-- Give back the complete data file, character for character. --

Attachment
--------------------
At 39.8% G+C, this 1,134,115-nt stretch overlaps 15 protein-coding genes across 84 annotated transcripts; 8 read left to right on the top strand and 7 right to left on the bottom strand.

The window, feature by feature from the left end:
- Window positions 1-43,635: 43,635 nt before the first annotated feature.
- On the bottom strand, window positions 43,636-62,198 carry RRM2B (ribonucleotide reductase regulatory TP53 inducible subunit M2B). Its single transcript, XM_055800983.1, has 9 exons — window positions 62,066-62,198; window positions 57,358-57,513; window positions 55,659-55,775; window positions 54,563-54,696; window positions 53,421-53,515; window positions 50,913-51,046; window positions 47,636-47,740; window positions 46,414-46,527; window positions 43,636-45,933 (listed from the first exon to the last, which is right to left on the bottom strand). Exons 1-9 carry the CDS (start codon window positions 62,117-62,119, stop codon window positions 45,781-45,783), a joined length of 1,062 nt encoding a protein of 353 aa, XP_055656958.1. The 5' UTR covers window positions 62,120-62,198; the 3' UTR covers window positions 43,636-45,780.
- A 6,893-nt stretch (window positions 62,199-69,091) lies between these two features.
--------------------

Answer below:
At 39.8% G+C, this 1,134,115-nt stretch overlaps 15 protein-coding genes across 84 annotated transcripts; 8 read left to right on the top strand and 7 right to left on the bottom strand.

The window, feature by feature from the left end:
- Window positions 1-43,635: 43,635 nt before the first annotated feature.
- On the bottom strand, window positions 43,636-62,198 carry RRM2B (ribonucleotide reductase regulatory TP53 inducible subunit M2B). Its single transcript, XM_055800983.1, has 9 exons — window positions 62,066-62,198; window positions 57,358-57,513; window positions 55,659-55,775; window positions 54,563-54,696; window positions 53,421-53,515; window positions 50,913-51,046; window positions 47,636-47,740; window positions 46,414-46,527; window positions 43,636-45,933 (listed from the first exon to the last, which is right to left on the bottom strand). Exons 1-9 carry the CDS (start codon window positions 62,117-62,119, stop codon window positions 45,781-45,783), a joined length of 1,062 nt encoding a protein of 353 aa, XP_055656958.1. The 5' UTR covers window positions 62,120-62,198; the 3' UTR covers window positions 43,636-45,780.
- A 6,893-nt stretch (window positions 62,199-69,091) lies between these two features.